The amount of water you drink will affect how much you can squirt. If you are dehydrated, you are likely to end up with less liquid. Beware that Berrocca, beetroot and asparagus will change the colour and scent of your squirting fluid. It’s a wise idea to empty your bladder before and after any kind of penetration to avoid urinary tract infections. If you have persistent UTIs, try cranberry tablets (not juice), reduce sugar in your diet, take a probiotic and stay hydrated by drinking water.
Shower before and after play sessions to avoid transferring bacteria. Clean toys with antibacterial spray and Viraclean and use condoms on them. Nail polish can sometimes cause bacterial vaginosis, and skin-to-skin contact can bring risk of herpes and human papillomavirus so if you are playing with multiple people or moving between orifices it’s a good idea to wear latex or nitrile gloves. Remember that ejaculate is a body fluid, like semen or breastmilk, so it can also carry STIs or HIV, and keep this in mind if you are ingesting or absorbing it. You might also consider using a vegan, hypoallergenic, paraben-free or glycerine-free lube such as Probe or Sliquid Organics, which are great to reduce the likelihood of UTIs or thrush. Lube also helps prevent micro abrasions and means you can play for longer.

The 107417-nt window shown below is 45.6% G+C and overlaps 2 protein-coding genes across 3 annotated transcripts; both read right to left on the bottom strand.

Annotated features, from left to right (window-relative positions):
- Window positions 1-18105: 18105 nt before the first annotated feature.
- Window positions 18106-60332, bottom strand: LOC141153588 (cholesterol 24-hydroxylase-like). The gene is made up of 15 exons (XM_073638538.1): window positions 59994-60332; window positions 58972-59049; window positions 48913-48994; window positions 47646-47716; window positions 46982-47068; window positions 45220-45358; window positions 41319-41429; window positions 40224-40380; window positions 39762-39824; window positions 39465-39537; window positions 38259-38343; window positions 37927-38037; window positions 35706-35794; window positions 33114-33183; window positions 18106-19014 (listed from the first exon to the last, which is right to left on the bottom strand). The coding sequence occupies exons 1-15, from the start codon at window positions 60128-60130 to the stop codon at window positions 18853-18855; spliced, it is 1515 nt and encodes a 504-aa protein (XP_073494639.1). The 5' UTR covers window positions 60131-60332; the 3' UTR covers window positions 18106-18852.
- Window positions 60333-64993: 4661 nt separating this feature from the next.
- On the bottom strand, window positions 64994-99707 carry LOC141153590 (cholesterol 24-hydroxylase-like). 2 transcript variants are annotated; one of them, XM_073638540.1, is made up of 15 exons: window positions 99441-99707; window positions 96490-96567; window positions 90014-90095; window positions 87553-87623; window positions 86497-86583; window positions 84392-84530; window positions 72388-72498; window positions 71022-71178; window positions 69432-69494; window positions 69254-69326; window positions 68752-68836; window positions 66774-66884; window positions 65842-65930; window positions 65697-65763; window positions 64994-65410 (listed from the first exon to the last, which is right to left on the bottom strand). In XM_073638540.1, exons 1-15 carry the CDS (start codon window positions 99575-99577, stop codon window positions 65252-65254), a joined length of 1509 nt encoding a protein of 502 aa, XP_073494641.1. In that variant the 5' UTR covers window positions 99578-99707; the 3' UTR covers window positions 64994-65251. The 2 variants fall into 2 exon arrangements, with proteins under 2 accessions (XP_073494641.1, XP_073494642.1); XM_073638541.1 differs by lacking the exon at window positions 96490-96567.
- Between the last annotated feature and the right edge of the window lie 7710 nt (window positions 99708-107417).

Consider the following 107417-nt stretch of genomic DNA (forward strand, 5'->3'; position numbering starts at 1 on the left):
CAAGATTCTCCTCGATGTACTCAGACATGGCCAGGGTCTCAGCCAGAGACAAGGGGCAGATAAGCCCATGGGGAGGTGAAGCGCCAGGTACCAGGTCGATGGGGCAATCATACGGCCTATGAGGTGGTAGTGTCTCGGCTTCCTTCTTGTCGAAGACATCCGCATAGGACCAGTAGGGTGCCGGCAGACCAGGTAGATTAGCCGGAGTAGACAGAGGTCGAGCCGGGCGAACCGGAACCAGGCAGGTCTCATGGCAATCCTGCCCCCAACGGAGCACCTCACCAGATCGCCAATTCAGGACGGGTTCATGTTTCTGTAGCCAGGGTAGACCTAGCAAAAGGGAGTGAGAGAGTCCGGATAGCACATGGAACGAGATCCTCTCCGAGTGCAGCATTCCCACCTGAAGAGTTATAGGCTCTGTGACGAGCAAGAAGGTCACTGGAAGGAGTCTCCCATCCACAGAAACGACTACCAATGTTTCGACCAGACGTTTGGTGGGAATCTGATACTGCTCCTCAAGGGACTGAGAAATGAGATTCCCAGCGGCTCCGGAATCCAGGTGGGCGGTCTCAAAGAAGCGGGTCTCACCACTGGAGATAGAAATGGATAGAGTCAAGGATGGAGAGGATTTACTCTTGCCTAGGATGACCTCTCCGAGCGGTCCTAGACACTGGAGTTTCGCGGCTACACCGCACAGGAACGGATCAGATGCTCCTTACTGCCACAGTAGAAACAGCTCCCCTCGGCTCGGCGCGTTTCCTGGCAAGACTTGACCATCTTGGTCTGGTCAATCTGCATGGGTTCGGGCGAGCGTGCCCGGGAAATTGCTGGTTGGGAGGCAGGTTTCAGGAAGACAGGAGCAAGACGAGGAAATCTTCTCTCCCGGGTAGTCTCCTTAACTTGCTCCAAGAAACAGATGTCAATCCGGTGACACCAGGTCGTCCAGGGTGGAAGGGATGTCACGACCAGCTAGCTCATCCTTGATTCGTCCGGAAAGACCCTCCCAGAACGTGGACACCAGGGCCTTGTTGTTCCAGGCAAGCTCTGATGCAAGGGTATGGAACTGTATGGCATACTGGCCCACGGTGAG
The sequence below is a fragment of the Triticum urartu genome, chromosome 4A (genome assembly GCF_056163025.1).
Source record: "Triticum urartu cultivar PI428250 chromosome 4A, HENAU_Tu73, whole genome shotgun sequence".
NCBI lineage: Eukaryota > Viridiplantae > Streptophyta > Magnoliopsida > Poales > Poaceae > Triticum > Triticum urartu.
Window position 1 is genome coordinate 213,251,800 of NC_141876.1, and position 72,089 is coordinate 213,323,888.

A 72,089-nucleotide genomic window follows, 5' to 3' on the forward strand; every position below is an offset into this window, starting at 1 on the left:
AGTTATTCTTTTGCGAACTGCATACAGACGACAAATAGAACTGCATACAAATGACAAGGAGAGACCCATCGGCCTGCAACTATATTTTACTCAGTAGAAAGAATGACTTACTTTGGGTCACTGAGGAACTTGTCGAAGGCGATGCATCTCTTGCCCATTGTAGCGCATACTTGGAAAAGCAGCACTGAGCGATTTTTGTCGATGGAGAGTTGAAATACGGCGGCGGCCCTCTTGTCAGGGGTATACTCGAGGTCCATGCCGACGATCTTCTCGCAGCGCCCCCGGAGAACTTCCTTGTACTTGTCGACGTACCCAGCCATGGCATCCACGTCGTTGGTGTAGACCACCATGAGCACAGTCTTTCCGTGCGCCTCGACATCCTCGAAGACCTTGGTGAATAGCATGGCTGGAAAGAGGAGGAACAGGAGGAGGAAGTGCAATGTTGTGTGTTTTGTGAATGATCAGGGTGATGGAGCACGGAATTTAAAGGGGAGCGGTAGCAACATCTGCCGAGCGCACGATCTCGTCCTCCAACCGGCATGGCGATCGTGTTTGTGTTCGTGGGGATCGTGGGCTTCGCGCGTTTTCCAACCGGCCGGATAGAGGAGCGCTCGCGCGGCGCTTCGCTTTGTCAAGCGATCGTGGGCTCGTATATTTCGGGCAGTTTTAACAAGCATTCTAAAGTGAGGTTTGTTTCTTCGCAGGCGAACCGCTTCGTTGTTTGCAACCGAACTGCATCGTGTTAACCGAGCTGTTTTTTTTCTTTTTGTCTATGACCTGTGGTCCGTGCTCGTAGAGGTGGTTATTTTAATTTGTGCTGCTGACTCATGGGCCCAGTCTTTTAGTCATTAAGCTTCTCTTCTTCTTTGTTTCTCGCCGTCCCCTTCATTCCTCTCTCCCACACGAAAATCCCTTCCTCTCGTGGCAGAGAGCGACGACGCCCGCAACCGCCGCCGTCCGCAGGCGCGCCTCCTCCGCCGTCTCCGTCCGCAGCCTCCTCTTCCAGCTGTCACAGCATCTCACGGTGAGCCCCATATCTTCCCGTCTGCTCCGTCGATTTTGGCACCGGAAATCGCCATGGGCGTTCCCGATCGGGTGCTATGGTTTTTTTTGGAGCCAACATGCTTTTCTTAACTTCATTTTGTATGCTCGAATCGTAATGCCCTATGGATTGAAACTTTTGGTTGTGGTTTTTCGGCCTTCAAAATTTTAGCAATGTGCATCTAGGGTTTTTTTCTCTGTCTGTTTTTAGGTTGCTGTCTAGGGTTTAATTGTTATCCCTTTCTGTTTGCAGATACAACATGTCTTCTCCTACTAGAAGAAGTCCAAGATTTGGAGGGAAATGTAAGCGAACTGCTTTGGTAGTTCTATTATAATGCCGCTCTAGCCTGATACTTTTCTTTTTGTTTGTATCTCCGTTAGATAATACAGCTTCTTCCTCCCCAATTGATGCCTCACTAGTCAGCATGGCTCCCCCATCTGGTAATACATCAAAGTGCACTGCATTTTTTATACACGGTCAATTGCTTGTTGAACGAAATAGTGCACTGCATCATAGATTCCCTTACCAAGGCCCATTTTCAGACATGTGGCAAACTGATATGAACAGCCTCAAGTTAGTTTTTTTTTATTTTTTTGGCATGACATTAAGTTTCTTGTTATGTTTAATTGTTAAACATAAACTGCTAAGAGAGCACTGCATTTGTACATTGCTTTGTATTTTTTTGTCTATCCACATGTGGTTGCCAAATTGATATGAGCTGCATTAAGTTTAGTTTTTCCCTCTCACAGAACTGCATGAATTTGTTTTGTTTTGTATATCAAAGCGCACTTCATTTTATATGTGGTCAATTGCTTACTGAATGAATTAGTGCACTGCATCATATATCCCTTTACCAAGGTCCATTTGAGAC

6. Start slow and build momentum